Hostels and night shelters

If you need a place for the night, you may be able to stay in an emergency hostel or night shelter. They are usually run by housing associations, charities, or the local council.

How to get a place

It can sometimes be difficult to get into an emergency hostel or night shelter. Some have waiting lists or some will only take people who have been sent there by advice agencies, the local council or outreach teams.

To make contact with an outreach team who might be able to refer you to a hostel or night shelter, use the Streetlink website or call 0300 500 0914:

Street-Link-Primary-Logo-With-Strapline

A few hostels and night shelters will accept people at the door. These are sometimes called ‘direct access’ hostels. But it’s best to telephone first to check that they have room. You should also check whether they have any rules about who can stay there. For example, some hostels only help certain groups of people, such as:

  • single young people
  • people with drug or alcohol addictions
  • people with mental health problems
  • people from a particular cultural or religious background
  • people who have been sleeping on the streets for a long time.

A specialist hostel may be able to help with problems that are making your housing situation worse.

An adviser at Shelter Cymru can tell you whether there are any specialist hostels in your area and what kind of problems they can help with. Ring our helpline.

What is the accommodation like?

Hostels and night shelters offer basic emergency accommodation. Some are of a high standard but some are not.

Many hostels and night shelters have strict rules. Some close during the day and you might have to be in quite early at night. You may not be able to have visitors and alcohol and drugs are usually banned. If you break the rules of the hostel, you may be asked to leave. If this happens, it could make it more difficult for you to find other emergency housing.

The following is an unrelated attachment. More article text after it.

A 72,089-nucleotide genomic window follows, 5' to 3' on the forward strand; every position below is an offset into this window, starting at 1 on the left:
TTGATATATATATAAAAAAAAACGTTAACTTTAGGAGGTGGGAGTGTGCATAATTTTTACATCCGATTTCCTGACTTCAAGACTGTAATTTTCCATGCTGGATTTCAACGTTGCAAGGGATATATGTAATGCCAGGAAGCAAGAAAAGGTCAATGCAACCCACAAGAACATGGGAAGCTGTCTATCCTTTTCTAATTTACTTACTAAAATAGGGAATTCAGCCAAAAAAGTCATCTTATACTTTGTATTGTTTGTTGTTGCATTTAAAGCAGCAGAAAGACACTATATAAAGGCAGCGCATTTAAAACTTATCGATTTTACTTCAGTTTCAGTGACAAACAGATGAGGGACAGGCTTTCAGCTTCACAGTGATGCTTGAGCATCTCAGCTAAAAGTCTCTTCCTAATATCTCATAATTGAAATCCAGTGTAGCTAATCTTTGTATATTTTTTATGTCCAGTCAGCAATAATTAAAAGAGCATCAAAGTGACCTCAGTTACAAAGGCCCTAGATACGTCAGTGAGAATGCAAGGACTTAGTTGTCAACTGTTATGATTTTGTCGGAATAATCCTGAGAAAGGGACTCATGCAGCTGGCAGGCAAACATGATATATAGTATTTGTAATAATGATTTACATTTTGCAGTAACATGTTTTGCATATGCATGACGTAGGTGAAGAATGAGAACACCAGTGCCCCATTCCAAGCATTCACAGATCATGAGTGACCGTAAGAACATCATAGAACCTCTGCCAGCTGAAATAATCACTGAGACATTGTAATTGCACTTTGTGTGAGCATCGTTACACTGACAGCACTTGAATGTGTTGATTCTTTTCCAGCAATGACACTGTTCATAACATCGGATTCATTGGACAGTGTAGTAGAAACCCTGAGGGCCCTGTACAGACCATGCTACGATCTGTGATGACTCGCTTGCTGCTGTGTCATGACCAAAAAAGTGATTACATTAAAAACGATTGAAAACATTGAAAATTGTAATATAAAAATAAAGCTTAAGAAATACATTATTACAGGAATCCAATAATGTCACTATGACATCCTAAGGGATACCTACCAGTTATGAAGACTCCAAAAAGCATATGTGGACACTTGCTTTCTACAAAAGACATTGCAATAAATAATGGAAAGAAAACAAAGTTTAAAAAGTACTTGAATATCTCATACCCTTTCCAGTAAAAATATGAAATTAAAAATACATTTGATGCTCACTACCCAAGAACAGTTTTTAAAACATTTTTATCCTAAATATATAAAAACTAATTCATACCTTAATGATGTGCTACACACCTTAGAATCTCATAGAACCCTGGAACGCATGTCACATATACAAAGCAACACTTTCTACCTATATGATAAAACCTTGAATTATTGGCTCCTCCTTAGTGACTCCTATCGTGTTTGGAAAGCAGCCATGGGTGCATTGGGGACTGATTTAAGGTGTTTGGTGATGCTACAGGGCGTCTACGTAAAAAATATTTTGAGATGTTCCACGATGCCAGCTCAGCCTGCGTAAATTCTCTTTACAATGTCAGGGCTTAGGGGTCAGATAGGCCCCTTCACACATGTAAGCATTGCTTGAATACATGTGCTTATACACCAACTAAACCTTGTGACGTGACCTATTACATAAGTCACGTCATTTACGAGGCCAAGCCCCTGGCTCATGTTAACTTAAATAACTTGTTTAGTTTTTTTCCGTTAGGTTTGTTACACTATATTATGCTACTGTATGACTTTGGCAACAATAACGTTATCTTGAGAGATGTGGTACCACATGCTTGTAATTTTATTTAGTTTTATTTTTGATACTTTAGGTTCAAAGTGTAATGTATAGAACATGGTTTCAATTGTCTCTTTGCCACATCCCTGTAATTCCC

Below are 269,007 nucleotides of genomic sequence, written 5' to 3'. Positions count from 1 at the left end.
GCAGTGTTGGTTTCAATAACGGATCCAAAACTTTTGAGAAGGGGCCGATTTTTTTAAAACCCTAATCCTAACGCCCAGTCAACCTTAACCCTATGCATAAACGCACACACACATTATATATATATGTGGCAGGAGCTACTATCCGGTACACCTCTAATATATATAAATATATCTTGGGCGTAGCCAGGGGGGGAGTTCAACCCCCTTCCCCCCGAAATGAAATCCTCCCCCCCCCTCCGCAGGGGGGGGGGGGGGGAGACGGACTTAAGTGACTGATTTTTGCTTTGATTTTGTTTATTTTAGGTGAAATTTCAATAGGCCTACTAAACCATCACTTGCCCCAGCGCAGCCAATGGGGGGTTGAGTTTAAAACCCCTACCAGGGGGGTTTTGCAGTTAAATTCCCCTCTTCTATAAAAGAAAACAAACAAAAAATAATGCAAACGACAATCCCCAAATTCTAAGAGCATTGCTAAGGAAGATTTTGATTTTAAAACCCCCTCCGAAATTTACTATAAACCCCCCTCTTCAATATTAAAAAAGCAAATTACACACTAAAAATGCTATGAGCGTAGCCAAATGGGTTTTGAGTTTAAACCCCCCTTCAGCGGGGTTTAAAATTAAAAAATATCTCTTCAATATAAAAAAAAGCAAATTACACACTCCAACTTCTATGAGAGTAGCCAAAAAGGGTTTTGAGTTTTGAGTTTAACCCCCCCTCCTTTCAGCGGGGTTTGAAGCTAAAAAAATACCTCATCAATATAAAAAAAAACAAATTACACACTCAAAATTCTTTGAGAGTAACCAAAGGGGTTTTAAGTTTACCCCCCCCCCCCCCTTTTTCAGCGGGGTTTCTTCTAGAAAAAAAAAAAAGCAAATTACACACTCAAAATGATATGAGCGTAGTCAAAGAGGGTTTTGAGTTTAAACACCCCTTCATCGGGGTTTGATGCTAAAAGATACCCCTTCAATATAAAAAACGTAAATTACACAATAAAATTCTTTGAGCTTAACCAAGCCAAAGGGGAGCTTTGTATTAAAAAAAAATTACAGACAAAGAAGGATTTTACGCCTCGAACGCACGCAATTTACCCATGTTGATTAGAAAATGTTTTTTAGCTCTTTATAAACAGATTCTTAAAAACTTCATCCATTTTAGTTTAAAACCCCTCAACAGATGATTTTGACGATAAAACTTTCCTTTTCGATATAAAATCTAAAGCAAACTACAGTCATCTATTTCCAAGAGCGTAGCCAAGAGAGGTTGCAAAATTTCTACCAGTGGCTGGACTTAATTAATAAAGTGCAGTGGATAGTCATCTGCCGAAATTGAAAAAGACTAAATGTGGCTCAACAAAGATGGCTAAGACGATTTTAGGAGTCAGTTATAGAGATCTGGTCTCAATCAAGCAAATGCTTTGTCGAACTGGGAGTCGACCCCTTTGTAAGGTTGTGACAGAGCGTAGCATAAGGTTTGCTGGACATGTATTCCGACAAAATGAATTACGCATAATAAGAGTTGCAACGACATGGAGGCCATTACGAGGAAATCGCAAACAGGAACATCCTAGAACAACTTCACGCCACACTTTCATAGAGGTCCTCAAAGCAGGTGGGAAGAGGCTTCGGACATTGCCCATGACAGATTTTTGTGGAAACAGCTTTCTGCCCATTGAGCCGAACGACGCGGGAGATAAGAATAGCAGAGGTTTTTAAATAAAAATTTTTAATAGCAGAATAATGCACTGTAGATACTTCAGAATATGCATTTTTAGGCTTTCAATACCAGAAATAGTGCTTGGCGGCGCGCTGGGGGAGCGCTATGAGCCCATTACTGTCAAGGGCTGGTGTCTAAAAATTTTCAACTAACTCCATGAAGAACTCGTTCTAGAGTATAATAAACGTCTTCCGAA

Night shelters

Most night shelters are free. These are usually very basic but can provide a place to stay for a few nights and often some food. Some areas only have night shelters that are open during the winter, usually from December to March. They are sometimes called cold weather shelters.

Hostels

Hostels are usually less basic and will ask you to pay. In some places you may get your own room but in most you will have to share a bedroom with someone of the same sex. Most hostels don’t accept couples. They may have shared facilities such as kitchens and bathrooms. Some hostels provide meals but you usually have to pay for them.

How much does it cost?

Night shelters are usually free but hostels are not. The rent in hostels can be quite high and you may also have to pay extra for things like laundry or meals.

However, most hostels will accept people without any money as long as you can claim benefits to pay for the accommodation. They can check what you are entitled to and help you with the claim forms. Housing benefit may not cover all the rent and won’t cover any extra services such as cleaning or meals. So you may have to use part of your employment support allowance, jobseekers allowance or a training allowance to pay for anything that isn’t covered.

If you can’t claim any benefits at all (for example, because you have come from abroad), get advice. You may be able to get help from social services instead.

How long can you stay?

The length of time you will be able to stay can vary. Most hostels can house you for a few nights but some may let you stay for a few months. Most hostels will try to help you find somewhere more permanent before you have to leave. They may be able to help you get a place in a longer-term hostel or special ‘move on’ accommodation for people who aren’t ready to live on their own yet.

We are sorry that we cannot provide this information in Welsh, however if you would like to speak to an adviser in Welsh please contact 0345 075 5005.

Phone an adviser

If you have a housing problem, call our expert housing advice helpline
0345 075 5005

Email an adviser

If you have a non-urgent problem and would like to speak to an advisor
email us

This page was last updated on: September 26, 2018

Shelter Cymru acknowledges the support of Shelter in allowing us to adapt their content. The information contained on this site is updated and maintained by Shelter Cymru and only gives general guidance on the law in Wales. It should not be regarded or relied upon as a complete or authoritative statement of the law.